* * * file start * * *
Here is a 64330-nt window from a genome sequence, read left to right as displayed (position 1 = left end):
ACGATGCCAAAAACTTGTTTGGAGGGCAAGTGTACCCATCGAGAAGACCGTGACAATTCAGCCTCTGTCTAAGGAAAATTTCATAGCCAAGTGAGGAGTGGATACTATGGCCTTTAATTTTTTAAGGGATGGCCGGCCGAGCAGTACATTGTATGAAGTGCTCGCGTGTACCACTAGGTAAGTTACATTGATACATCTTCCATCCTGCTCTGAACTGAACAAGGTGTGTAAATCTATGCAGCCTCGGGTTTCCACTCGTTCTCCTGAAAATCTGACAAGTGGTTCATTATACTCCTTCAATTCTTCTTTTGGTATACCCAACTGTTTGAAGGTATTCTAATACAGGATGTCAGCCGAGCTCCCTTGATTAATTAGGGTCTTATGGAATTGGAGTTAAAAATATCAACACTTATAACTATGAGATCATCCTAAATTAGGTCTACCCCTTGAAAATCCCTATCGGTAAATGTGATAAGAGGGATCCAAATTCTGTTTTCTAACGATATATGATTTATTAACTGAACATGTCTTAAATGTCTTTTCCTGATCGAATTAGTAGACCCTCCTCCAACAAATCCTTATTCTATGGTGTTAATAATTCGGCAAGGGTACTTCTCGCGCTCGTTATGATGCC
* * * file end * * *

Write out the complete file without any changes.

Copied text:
Here is a 64330-nt window from a genome sequence, read left to right as displayed (position 1 = left end):
ACGATGCCAAAAACTTGTTTGGAGGGCAAGTGTACCCATCGAGAAGACCGTGACAATTCAGCCTCTGTCTAAGGAAAATTTCATAGCCAAGTGAGGAGTGGATACTATGGCCTTTAATTTTTTAAGGGATGGCCGGCCGAGCAGTACATTGTATGAAGTGCTCGCGTGTACCACTAGGTAAGTTACATTGATACATCTTCCATCCTGCTCTGAACTGAACAAGGTGTGTAAATCTATGCAGCCTCGGGTTTCCACTCGTTCTCCTGAAAATCTGACAAGTGGTTCATTATACTCCTTCAATTCTTCTTTTGGTATACCCAACTGTTTGAAGGTATTCTAATACAGGATGTCAGCCGAGCTCCCTTGATTAATTAGGGTCTTATGGAATTGGAGTTAAAAATATCAACACTTATAACTATGAGATCATCCTAAATTAGGTCTACCCCTTGAAAATCCCTATCGGTAAATGTGATAAGAGGGATCCAAATTCTGTTTTCTAACGATATATGATTTATTAACTGAACATGTCTTAAATGTCTTTTCCTGATCGAATTAGTAGACCCTCCTCCAACAAATCCTTATTCTATGGTGTTAATAATTCGGCAAGGGTACTTCTCGCGCTCGTTATGATGCC